“One of my favorite films is ‘Splendor in the Grass,’” she said, “and we would try to emulate those naturalistic, impassioned performances.”
She added, “When you hear the two magic words — which are, ‘It works’ — then you know something has come together.”
After the nominations and a whirlwind publicity tour — during which Ms. Jones was flying between Los Angeles and Barcelona, to make the fantasy coming-of-age drama “A Monster Calls” — she suddenly found herself being sought for some of the biggest films of her career.
Those included Ron Howard’s adaptation of “Inferno,” the Dan Brown thriller, in which she starred opposite Tom Hanks as a doctor with a more complicated agenda.
“She’s not an overt careerist,” Mr. Howard said of Ms. Jones. “She’s not a personality — she’s not trying to be a brand. Her brand is to do good work and to make her name in that way.”
She was also being considered for “Rogue One,” in a role for which Tatiana Maslany and Rooney Mara were also reportedly tested.
Mr. Redmayne — who had his own ill-fated audition for the “Star Wars” film “The Force Awakens,” then landed the J. K. Rowling franchise “Fantastic Beasts and Where to Find Them” — said he could see Ms. Jones wrestling with herself over her blockbuster opportunity.
“We did have a discussion about it — although it was probably meant to be top secret, so she probably wasn’t allowed to,” he said with a laugh.
More sincerely, Mr. Redmayne added, “It was crazy times for both of us, and you need someone to articulate the complexities, the eccentricities and the hilarities of the entire Hollywood system.”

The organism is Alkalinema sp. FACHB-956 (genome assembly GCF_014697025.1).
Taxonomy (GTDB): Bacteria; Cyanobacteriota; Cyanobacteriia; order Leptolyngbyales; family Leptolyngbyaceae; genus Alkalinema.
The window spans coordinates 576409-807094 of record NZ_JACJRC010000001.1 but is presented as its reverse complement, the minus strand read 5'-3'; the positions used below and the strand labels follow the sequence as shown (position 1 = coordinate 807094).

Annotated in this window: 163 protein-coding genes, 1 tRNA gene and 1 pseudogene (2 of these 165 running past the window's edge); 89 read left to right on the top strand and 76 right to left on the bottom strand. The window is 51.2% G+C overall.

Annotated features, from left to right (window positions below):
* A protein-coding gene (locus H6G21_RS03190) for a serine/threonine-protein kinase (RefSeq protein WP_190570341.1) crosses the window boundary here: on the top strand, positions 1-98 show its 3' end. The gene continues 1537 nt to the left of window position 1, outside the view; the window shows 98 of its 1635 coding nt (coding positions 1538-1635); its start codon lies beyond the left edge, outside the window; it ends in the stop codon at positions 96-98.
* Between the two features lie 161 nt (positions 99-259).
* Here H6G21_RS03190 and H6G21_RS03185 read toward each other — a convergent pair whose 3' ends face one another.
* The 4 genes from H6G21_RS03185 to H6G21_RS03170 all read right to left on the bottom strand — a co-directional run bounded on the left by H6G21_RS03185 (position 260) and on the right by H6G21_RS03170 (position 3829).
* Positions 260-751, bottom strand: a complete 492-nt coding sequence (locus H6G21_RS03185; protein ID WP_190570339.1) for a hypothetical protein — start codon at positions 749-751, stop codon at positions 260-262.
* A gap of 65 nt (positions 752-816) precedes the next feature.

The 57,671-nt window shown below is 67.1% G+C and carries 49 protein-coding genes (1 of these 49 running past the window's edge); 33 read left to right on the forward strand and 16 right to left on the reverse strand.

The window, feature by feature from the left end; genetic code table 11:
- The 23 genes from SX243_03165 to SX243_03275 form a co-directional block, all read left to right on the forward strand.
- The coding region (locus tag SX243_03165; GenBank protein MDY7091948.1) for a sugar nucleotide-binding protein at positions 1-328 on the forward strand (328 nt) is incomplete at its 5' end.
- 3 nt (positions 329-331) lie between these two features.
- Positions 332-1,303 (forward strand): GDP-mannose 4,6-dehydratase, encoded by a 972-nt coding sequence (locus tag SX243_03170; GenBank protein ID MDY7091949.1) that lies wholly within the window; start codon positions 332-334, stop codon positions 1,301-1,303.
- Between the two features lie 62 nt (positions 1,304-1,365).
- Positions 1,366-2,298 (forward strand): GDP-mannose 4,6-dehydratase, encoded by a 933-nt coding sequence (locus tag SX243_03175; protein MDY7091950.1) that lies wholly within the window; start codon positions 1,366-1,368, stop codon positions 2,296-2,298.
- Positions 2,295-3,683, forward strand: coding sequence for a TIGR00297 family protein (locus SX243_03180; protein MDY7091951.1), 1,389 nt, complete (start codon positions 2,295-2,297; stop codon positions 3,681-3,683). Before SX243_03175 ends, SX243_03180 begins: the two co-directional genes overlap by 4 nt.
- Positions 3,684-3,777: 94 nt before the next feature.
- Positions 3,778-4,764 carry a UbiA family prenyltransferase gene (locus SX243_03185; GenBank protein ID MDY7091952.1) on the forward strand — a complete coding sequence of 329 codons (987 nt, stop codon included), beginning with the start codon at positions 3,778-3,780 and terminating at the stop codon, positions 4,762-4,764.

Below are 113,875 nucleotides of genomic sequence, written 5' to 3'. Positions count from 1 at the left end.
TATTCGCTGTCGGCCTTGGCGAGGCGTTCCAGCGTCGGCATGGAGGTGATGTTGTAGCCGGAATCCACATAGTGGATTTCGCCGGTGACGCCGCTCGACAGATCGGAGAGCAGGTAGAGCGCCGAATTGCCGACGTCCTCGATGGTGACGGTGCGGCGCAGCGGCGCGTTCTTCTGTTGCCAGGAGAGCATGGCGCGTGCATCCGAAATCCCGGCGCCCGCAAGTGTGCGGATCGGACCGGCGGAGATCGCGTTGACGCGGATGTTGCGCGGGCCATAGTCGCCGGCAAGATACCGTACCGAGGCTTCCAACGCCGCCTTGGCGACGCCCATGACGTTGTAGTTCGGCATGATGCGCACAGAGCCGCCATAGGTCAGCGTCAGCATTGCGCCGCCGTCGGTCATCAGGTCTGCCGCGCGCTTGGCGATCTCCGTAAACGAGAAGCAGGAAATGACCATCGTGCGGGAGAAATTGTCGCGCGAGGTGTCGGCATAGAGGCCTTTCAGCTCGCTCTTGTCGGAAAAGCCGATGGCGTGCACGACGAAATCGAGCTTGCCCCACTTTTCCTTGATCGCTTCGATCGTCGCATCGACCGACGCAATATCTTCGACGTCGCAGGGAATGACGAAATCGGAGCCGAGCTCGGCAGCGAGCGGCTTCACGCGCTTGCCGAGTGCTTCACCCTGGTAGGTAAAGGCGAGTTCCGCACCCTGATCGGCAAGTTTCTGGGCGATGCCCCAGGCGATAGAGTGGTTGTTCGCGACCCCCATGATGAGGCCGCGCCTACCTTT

Mr. Edwards, whose credits include “Monsters” and the 2014 remake of “Godzilla,” said that “Rogue One” deliberately reverses some of the tropes of the original “Star Wars” trilogy and the story of Luke Skywalker.
“‘A New Hope’ is the story of a boy who grows up in a tranquil home and dreams of joining a war,” he said. “What if we have the story of a girl who grows up in a war and dreams of returning to the tranquillity of home?”
To that end, Mr. Edwards said he was not looking for “an action star in the classic sense — the clichéd expectation of a soldier or a rebel.”
“You can teach anyone to fight, with enough stunt training,” he said. “But you can’t teach someone to have that soul in their eyes. Whenever you point the camera at Felicity, there’s just so much going on inside.”
The casting of women in the lead roles of fantasy films like “Rogue One,” “The Force Awakens” and “Ghostbusters” has proved unexpectedly provocative, drawing the ire of those few frustrated fans who call it a concession to political correctness.
Ms. Jones sidestepped this issue, saying that “we wanted the audience to relate to Jyn as a person, whether you’re a boy or a girl, a man or a woman.”
Kathleen Kennedy, the president of Lucasfilm, the studio that makes the “Star Wars” films, was more direct about whether she felt she had to placate these critics.
“I have a responsibility to the company that I work with,” she said. “I don’t feel that I have a responsibility to cater in some way.”
She added, “I would never just seize on saying, ‘Well, this is a franchise that’s appealed primarily to men for many, many years, and therefore I owe men something.’”
What Ms. Jones said she takes away from the “Rogue One” experience is the feeling of camaraderie that comes from inclusion in the four-decade “Star Wars” franchise. “It taps into some kind of deep mythology,” she said. “I don’t think anyone who’s been a part of it has any critical distance from it. It really takes your heart, it does.”
Perhaps more tangibly, what she has retained is her training in wushu, a style of martial arts that Jyn Urso uses in combat situations.
“We didn’t want it to be balletic and majestic,” Ms. Jones explained. “It’s all quite short, sharp movements. We wanted it to feel authentic and a little bit dirty.”
“She has this short stick, and then she grabs onto it and she just hits,” she said, beginning to swivel in her chair as she described it. “I can feel it now; I absolutely love doing it. I have to be careful not to do it on my friends or on my boyfriend or on my family.”